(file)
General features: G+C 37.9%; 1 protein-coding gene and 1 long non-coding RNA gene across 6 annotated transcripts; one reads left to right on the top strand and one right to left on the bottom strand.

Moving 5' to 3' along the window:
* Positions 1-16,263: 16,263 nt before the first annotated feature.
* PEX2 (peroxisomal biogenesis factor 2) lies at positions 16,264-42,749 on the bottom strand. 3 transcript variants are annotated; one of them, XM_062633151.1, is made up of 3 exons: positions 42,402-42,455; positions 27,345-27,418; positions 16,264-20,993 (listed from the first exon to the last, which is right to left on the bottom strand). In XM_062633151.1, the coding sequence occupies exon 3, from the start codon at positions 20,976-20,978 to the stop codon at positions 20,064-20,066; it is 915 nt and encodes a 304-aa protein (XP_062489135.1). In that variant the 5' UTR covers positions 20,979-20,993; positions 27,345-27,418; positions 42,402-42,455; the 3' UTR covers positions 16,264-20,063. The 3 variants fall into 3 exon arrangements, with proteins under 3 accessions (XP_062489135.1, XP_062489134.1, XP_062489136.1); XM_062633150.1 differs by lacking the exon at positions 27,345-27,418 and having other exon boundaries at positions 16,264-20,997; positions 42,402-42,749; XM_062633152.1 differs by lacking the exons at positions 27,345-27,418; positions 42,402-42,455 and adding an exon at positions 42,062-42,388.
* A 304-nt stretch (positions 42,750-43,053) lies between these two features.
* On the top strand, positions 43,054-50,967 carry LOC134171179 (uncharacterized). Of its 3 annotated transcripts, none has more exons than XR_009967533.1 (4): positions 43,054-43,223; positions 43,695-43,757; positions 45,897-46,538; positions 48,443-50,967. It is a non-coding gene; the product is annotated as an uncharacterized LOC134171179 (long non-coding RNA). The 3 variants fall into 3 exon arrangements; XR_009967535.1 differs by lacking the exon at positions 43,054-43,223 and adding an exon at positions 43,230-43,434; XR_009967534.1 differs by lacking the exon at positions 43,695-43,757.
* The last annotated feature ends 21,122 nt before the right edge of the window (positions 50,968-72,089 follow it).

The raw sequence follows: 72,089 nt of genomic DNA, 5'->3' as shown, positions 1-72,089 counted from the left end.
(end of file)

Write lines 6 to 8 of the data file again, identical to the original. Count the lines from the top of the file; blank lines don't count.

* On the top strand, positions 43,054-50,967 carry LOC134171179 (uncharacterized). Of its 3 annotated transcripts, none has more exons than XR_009967533.1 (4): positions 43,054-43,223; positions 43,695-43,757; positions 45,897-46,538; positions 48,443-50,967. It is a non-coding gene; the product is annotated as an uncharacterized LOC134171179 (long non-coding RNA). The 3 variants fall into 3 exon arrangements; XR_009967535.1 differs by lacking the exon at positions 43,054-43,223 and adding an exon at positions 43,230-43,434; XR_009967534.1 differs by lacking the exon at positions 43,695-43,757.
* The last annotated feature ends 21,122 nt before the right edge of the window (positions 50,968-72,089 follow it).

The raw sequence follows: 72,089 nt of genomic DNA, 5'->3' as shown, positions 1-72,089 counted from the left end.